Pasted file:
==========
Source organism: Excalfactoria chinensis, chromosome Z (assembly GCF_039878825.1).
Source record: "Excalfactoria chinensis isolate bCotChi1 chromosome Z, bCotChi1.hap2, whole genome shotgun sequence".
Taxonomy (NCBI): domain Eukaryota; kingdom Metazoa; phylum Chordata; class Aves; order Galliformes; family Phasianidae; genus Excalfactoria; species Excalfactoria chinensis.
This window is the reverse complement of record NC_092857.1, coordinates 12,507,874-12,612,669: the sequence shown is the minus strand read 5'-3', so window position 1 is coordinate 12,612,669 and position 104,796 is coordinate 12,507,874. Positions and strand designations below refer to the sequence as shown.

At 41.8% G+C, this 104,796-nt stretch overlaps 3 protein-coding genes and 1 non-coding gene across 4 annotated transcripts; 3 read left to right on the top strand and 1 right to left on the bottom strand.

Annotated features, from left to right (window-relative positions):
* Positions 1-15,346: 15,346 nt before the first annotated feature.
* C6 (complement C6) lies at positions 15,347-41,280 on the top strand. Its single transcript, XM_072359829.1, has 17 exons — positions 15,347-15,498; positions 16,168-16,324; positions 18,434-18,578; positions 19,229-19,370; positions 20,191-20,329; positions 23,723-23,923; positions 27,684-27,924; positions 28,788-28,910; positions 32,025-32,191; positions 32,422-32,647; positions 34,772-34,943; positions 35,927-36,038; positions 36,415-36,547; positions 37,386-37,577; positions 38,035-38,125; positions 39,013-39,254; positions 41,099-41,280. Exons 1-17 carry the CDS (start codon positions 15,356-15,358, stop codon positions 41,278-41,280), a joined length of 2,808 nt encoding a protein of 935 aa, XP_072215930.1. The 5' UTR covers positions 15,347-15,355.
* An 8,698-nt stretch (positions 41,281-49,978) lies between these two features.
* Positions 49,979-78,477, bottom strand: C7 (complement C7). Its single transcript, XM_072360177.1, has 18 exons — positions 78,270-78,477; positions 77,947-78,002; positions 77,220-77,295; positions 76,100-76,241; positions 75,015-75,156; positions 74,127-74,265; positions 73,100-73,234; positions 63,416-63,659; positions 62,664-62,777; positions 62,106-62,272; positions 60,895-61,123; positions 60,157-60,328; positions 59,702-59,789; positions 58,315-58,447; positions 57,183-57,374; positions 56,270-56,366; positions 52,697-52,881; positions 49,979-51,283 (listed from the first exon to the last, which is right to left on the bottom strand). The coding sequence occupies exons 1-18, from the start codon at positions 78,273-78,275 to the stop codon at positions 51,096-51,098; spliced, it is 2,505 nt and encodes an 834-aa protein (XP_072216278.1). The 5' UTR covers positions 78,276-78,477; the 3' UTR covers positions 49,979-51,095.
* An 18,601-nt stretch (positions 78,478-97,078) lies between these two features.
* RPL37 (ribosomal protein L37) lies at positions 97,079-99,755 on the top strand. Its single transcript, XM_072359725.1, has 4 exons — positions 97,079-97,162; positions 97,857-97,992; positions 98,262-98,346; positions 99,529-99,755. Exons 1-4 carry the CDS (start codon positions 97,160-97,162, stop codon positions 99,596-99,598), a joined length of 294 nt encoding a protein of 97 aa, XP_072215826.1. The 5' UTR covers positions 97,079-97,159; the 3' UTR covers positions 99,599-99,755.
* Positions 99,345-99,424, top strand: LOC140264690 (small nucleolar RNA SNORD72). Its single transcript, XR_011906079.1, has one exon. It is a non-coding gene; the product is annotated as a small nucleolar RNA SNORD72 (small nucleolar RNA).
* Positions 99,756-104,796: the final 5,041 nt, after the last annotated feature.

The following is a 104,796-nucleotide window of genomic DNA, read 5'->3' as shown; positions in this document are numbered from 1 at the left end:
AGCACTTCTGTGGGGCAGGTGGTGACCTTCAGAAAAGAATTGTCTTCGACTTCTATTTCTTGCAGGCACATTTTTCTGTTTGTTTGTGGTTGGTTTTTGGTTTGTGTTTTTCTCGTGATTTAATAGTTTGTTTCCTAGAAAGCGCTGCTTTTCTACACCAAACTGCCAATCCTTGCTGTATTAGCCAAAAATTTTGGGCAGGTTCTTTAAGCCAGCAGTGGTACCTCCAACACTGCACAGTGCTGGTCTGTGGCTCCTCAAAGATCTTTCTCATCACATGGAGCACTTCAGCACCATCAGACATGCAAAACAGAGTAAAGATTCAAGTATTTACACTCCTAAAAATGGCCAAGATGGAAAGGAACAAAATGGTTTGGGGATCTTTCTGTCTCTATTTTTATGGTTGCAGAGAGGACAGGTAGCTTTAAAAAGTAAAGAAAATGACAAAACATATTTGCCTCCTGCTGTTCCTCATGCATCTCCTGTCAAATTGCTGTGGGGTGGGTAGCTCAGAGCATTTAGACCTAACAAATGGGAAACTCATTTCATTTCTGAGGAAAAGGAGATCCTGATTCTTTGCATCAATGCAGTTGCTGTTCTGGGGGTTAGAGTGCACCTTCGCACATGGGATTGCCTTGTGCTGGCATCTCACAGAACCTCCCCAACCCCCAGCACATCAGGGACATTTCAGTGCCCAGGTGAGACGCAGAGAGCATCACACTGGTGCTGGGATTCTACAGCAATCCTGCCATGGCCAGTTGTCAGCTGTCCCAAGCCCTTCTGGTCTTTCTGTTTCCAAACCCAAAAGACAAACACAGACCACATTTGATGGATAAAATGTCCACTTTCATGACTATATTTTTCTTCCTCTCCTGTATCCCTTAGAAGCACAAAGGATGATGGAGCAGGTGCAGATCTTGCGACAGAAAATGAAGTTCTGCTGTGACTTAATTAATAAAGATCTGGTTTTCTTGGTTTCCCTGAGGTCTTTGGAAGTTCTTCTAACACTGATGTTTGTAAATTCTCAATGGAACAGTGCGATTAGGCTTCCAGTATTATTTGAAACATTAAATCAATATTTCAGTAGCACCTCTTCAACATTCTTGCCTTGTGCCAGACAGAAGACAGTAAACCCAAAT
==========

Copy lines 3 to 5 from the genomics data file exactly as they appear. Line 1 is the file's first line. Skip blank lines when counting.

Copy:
Taxonomy (NCBI): domain Eukaryota; kingdom Metazoa; phylum Chordata; class Aves; order Galliformes; family Phasianidae; genus Excalfactoria; species Excalfactoria chinensis.
This window is the reverse complement of record NC_092857.1, coordinates 12,507,874-12,612,669: the sequence shown is the minus strand read 5'-3', so window position 1 is coordinate 12,612,669 and position 104,796 is coordinate 12,507,874. Positions and strand designations below refer to the sequence as shown.

At 41.8% G+C, this 104,796-nt stretch overlaps 3 protein-coding genes and 1 non-coding gene across 4 annotated transcripts; 3 read left to right on the top strand and 1 right to left on the bottom strand.